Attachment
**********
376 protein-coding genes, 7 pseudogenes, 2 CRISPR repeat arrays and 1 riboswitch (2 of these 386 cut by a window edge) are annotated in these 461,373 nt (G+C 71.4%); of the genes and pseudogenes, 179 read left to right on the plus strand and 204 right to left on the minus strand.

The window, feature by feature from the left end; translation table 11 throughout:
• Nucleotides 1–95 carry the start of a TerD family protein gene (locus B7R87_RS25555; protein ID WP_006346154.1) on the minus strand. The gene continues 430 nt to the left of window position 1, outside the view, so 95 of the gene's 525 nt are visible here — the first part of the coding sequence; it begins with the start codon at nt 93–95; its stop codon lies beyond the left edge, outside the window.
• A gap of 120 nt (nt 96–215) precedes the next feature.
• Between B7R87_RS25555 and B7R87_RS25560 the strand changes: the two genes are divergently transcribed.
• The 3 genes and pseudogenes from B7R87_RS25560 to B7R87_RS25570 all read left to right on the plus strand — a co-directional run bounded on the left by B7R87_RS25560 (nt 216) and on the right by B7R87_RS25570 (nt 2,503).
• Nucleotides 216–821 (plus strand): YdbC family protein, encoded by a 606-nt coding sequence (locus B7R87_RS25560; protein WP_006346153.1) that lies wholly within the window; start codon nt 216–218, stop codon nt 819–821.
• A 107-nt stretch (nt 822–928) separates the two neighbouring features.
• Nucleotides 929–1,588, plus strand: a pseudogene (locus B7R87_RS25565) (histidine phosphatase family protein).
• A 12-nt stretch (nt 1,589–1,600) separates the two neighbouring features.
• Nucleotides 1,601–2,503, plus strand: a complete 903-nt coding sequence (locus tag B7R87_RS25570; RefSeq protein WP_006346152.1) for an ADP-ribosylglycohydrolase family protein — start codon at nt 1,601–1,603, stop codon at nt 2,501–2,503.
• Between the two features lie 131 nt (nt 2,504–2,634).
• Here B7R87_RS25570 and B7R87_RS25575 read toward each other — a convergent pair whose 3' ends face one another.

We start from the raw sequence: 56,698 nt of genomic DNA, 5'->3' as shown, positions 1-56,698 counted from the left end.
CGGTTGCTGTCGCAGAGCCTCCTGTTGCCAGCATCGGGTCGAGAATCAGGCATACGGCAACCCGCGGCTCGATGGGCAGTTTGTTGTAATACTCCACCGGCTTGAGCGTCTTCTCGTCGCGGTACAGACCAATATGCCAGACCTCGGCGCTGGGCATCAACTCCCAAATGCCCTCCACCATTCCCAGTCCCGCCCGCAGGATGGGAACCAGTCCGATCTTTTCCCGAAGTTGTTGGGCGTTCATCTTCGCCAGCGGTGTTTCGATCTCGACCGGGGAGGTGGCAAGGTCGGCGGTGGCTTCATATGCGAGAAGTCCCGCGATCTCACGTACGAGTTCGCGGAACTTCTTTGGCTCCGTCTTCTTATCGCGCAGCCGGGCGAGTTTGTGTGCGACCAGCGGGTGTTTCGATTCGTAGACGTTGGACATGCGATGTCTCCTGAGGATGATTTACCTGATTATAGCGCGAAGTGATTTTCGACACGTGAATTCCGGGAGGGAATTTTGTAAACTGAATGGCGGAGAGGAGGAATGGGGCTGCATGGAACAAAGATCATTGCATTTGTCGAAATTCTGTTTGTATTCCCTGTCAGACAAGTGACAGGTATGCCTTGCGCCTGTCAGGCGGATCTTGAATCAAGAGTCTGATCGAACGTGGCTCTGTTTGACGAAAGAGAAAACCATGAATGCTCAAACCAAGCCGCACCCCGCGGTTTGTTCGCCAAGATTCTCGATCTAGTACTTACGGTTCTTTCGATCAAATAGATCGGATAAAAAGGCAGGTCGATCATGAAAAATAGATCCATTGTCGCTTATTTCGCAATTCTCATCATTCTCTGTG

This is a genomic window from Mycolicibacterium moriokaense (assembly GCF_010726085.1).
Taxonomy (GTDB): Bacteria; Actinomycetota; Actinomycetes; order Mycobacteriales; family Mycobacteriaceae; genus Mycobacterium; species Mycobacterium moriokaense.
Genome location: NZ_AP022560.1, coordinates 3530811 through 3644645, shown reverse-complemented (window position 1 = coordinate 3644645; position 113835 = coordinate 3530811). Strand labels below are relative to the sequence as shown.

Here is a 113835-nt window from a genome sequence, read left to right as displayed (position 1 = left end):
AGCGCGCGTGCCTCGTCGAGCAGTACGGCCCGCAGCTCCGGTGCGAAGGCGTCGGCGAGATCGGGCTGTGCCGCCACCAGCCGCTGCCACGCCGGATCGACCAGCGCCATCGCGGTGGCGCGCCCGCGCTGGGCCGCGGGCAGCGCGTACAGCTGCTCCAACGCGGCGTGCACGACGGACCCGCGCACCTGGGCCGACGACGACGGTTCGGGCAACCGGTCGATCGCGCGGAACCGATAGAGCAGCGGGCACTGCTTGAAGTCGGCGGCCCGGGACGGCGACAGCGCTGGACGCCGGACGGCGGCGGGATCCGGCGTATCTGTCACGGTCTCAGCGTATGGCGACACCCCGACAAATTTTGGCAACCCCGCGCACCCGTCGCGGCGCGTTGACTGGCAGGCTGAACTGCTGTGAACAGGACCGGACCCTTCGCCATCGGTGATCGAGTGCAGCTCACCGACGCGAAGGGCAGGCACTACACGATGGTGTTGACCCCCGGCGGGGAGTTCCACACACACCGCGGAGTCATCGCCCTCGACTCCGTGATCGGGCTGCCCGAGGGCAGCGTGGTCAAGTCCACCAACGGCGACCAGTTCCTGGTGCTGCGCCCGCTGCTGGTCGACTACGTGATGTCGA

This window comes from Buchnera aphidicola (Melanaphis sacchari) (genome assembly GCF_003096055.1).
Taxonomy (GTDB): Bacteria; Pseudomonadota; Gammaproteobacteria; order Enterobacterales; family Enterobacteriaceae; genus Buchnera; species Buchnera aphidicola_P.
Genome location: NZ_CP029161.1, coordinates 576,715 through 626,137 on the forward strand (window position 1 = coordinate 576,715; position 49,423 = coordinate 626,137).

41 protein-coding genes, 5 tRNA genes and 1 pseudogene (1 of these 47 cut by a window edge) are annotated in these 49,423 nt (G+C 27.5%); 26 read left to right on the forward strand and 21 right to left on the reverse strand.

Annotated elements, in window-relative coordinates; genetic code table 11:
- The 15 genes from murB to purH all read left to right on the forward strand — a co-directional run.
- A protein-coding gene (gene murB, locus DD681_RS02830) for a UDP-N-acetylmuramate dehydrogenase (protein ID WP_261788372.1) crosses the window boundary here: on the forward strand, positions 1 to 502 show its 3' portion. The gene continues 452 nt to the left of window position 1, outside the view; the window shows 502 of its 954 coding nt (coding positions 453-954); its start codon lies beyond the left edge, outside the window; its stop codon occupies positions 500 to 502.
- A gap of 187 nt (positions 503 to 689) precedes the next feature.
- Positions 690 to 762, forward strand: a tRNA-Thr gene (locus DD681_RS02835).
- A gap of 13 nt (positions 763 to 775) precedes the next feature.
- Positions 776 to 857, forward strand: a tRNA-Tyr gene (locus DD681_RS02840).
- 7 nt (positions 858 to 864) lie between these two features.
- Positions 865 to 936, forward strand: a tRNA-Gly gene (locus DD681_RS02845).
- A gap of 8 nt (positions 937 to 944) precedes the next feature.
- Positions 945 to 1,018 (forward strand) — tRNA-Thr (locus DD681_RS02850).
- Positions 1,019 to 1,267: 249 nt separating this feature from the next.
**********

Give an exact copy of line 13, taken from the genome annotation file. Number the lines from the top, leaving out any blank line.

• Here B7R87_RS25570 and B7R87_RS25575 read toward each other — a convergent pair whose 3' ends face one another.